Christine Mollring was born and educated in Santos, Brazil. Her parents, Henry and Mollie Usher, were both Londoners. At the age of 15, after the close of World War II, she traveled to London with her sister and paternal grandmother. Having danced ballet for 10 years, she planned to enroll in the Sadler’s Wells Ballet School—only to learn that one had to be 18 to attend! Her sister went to Claremont College, but when Christine rebelled against a similar path, her father demanded that she learn a trade and go to work. After a crash course in Business at Pitman College in London, Christine applied for a job with Union Cold Storage and was placed in Lord Vestey’s typing pool.
Christine’s father, who worked for All America Cables and Radio, was transferred to Buenos Aires, and she sailed to join them. After three wonderful years there, he was transferred again, this time to Rio de Janeiro, where Christine worked for Paramount Films, married, and had two children. Christine’s son, Dr. Christopher Neale, is Director of Research at the University of Nebraska’s Water for Food Global Institute. He and his wife, Sonia, have two children, Michael and Julia Neale. Christine’s daughter, Jennifer Sands, is a Western Spirit Trustee. Jennifer and her husband Charlie are great supporters of our Museum. They have one son, John Usher Sands.
By 1962, Christine’s parents had moved to New York and were working for ITT. As so many women did at the time, Christine had to travel to the West to secure a divorce from her first husband. A friend of her father’s, an attorney, offered to help. On a Sunday, Christine was dropped off at the Horn Drug Store in Casper, Wyoming, where she was to wait to be picked up by some friends who worked for Shell Oil. She was there for hours. The streets were empty. “One could have shot a cannon down the street,” she says, “and not hit anyone!”
Three months after her divorce became final, she met Ted Mollring at the Central Wyoming Fair and Rodeo. He first spotted her on the Pan American Petroleum float and again, later, with a bunch of friends at the local watering hole! “The rest,” as she says, “is history.” Christine and Ted married in 1965 in Cody, Wyoming. Senator Alan Simpson and his wife, Ann, hosted their wedding reception.
Shortly afterwards, Ted’s former father-in-law asked him to run a group of movie theaters he owned in Hollywood. Christine, who speaks four languages—Portuguese, Spanish, French, and English—found work at Warner Brothers as Assistant to the Director of Public Relations and Publicity, where she looked after the Foreign Press. Her office was above Frank Sinatra’s. After 3 years, Ted had had enough of Tinseltown. They moved back to Wyoming. Neither one had any job prospects…
Ted attended real estate school and began to sell ranches. Christine was offered a job in Jackson Hole managing the Rendezvous Art Galleries, which featured the paintings of Carl Roters, a former Professor of Art at Syracuse University. Roters had been brought to Jackson by the Rockefellers to create panels and murals in the dining room of Jackson Lake Lodge depicting the early Fur Trade, subjects previously rendered by Alfred Jacob Miller. Roters will be the subject of an upcoming exhibition at Western Spirit.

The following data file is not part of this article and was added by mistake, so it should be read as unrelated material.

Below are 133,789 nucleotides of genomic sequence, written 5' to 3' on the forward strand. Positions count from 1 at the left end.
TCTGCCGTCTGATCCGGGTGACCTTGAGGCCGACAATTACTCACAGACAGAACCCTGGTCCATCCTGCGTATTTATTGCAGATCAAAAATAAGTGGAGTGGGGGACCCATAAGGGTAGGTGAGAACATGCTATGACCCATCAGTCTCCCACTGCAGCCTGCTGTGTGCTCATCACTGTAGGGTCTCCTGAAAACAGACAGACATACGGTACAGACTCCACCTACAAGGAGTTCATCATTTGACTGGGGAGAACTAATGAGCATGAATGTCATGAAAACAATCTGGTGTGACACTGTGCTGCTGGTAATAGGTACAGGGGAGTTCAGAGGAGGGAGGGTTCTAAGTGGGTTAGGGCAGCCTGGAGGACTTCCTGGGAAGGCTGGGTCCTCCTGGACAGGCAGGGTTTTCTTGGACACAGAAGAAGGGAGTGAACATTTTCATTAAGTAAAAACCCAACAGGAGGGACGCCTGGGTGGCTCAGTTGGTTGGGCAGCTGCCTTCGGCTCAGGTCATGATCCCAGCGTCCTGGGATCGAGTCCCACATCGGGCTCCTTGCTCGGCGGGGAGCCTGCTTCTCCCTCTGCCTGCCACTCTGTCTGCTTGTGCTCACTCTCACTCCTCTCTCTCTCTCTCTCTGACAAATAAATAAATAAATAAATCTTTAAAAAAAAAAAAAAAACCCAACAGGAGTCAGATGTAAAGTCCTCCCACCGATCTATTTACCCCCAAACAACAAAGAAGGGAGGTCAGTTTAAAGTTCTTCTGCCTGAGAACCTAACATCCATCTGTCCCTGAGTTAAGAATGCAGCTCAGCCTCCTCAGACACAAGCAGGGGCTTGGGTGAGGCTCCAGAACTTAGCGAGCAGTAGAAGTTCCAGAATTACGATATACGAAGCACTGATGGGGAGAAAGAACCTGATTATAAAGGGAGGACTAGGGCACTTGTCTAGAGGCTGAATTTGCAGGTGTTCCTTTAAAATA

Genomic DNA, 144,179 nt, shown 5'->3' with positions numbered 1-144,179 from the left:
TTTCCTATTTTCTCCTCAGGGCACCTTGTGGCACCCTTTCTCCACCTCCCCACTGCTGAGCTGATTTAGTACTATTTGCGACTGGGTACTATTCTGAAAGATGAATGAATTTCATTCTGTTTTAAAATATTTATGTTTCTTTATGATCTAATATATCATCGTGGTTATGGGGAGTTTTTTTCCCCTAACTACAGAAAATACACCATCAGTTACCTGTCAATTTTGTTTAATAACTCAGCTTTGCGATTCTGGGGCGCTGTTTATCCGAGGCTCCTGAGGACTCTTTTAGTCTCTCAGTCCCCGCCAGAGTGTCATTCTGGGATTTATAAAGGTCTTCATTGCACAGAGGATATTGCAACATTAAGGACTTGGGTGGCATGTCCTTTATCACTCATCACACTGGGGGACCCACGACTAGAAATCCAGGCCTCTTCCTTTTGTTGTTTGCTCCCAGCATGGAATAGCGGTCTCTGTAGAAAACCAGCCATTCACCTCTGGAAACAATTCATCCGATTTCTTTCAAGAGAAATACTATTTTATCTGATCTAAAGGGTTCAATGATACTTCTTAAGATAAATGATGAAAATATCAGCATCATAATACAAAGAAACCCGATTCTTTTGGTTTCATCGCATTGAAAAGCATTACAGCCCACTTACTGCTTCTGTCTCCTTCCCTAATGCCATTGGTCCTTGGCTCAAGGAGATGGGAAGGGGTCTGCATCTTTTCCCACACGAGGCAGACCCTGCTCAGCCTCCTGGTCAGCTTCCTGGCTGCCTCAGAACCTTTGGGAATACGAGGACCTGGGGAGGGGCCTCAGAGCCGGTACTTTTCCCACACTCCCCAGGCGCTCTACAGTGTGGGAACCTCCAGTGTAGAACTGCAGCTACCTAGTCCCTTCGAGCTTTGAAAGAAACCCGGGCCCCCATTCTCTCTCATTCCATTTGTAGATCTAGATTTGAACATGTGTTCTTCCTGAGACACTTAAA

Eventually, Christine and Ted purchased Trailside Galleries in Jackson Hole, which offered historic artworks by Russell, Remington, Farny and others, as well as works by contemporary artists such as John Clymer, Tom Lovell, Robert Lougheed, R. Brownell McGrew, and the founders of the Cowboy Artists of America.
The Mollrings discovered that the Jackson Hole selling season was short—only 3 to 4 months in summer and fall—not long enough to promote their stable of artists properly. As a result, in 1971, they opened a satellite gallery in the newly built Scottsdale Mall in Old Town. Candy Bedner, wife of CAA founder, artist John Hampton, was the first Director. “It was very tough as a woman to break into a set boys’ club then, and actually,” Christine adds, “it still has not changed greatly! One had to be tougher and work harder.”
In 1986, Christine was the only woman invited to join Herb Drinkwater’s Cultural Task Force. “Phoenix was changing” she says. “Western Art was being relegated to the basement. This is when we came up with the idea of a Western Art Museum in Scottsdale—the ‘West’s Most Western Town.’ We formed a great group and began meeting at Messenger’s Mortuary for lunch, often brainstorming over our sandwiches while the corpses were passing through! Gradually, we got some seed money, and Jim Bruner, who was on the Scottsdale City Council, served as liaison, and was highly influential in moving everything forward during his tenure from 1986 to 2022. We owe him a great deal of gratitude. He hired Michael Fox, who has been instrumental in making Western Spirit what it is today.”
“The idea behind Western Spirit,” Christine observes, “is to preserve the Old West, the West that would have been lost—the Cowboy, the Indigenous Peoples. We want to keep the history of the West alive for future generation to come and for visitors from around the country and the globe. We have offered some spectacular exhibitions and I urge everyone not to miss the Edward Curtis Photography Exhibition currently on view.”